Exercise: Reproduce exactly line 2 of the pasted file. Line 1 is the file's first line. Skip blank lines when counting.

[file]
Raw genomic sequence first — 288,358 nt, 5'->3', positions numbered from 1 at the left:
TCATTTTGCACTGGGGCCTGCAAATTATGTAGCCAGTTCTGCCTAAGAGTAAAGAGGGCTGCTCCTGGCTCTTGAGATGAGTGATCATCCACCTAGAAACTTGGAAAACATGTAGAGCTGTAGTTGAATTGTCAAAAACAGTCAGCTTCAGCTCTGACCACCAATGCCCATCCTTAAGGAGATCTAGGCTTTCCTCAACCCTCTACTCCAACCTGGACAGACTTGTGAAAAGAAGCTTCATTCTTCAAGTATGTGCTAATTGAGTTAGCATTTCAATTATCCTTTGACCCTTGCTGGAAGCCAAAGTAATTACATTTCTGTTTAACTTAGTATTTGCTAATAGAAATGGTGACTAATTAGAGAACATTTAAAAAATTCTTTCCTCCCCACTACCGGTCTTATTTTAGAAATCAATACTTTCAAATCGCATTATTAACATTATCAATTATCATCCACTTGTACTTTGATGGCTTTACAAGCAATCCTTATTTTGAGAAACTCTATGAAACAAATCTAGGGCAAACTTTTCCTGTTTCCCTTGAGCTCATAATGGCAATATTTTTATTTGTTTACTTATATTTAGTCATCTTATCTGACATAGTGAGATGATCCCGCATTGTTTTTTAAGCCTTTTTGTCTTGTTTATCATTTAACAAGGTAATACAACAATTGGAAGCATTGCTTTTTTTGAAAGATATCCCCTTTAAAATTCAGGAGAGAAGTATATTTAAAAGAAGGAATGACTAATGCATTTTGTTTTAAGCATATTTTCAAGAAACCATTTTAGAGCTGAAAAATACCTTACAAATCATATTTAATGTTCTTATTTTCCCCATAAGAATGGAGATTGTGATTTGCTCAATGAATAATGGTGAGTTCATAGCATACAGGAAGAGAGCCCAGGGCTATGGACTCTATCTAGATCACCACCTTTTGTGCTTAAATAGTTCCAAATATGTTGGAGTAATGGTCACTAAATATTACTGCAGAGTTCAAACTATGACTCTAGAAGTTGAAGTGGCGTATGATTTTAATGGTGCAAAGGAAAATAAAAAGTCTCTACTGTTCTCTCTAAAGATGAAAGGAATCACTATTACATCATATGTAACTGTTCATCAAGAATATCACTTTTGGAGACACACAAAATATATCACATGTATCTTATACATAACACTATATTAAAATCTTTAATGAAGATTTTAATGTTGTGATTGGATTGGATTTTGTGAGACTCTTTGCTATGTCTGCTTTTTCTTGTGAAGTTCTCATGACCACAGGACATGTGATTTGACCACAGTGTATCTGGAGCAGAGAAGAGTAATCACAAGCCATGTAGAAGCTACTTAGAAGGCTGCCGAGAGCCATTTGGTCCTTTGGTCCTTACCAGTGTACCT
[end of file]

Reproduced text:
TCATTTTGCACTGGGGCCTGCAAATTATGTAGCCAGTTCTGCCTAAGAGTAAAGAGGGCTGCTCCTGGCTCTTGAGATGAGTGATCATCCACCTAGAAACTTGGAAAACATGTAGAGCTGTAGTTGAATTGTCAAAAACAGTCAGCTTCAGCTCTGACCACCAATGCCCATCCTTAAGGAGATCTAGGCTTTCCTCAACCCTCTACTCCAACCTGGACAGACTTGTGAAAAGAAGCTTCATTCTTCAAGTATGTGCTAATTGAGTTAGCATTTCAATTATCCTTTGACCCTTGCTGGAAGCCAAAGTAATTACATTTCTGTTTAACTTAGTATTTGCTAATAGAAATGGTGACTAATTAGAGAACATTTAAAAAATTCTTTCCTCCCCACTACCGGTCTTATTTTAGAAATCAATACTTTCAAATCGCATTATTAACATTATCAATTATCATCCACTTGTACTTTGATGGCTTTACAAGCAATCCTTATTTTGAGAAACTCTATGAAACAAATCTAGGGCAAACTTTTCCTGTTTCCCTTGAGCTCATAATGGCAATATTTTTATTTGTTTACTTATATTTAGTCATCTTATCTGACATAGTGAGATGATCCCGCATTGTTTTTTAAGCCTTTTTGTCTTGTTTATCATTTAACAAGGTAATACAACAATTGGAAGCATTGCTTTTTTTGAAAGATATCCCCTTTAAAATTCAGGAGAGAAGTATATTTAAAAGAAGGAATGACTAATGCATTTTGTTTTAAGCATATTTTCAAGAAACCATTTTAGAGCTGAAAAATACCTTACAAATCATATTTAATGTTCTTATTTTCCCCATAAGAATGGAGATTGTGATTTGCTCAATGAATAATGGTGAGTTCATAGCATACAGGAAGAGAGCCCAGGGCTATGGACTCTATCTAGATCACCACCTTTTGTGCTTAAATAGTTCCAAATATGTTGGAGTAATGGTCACTAAATATTACTGCAGAGTTCAAACTATGACTCTAGAAGTTGAAGTGGCGTATGATTTTAATGGTGCAAAGGAAAATAAAAAGTCTCTACTGTTCTCTCTAAAGATGAAAGGAATCACTATTACATCATATGTAACTGTTCATCAAGAATATCACTTTTGGAGACACACAAAATATATCACATGTATCTTATACATAACACTATATTAAAATCTTTAATGAAGATTTTAATGTTGTGATTGGATTGGATTTTGTGAGACTCTTTGCTATGTCTGCTTTTTCTTGTGAAGTTCTCATGACCACAGGACATGTGATTTGACCACAGTGTATCTGGAGCAGAGAAGAGTAATCACAAGCCATGTAGAAGCTACTTAGAAGGCTGCCGAGAGCCATTTGGTCCTTTGGTCCTTACCAGTGTACCT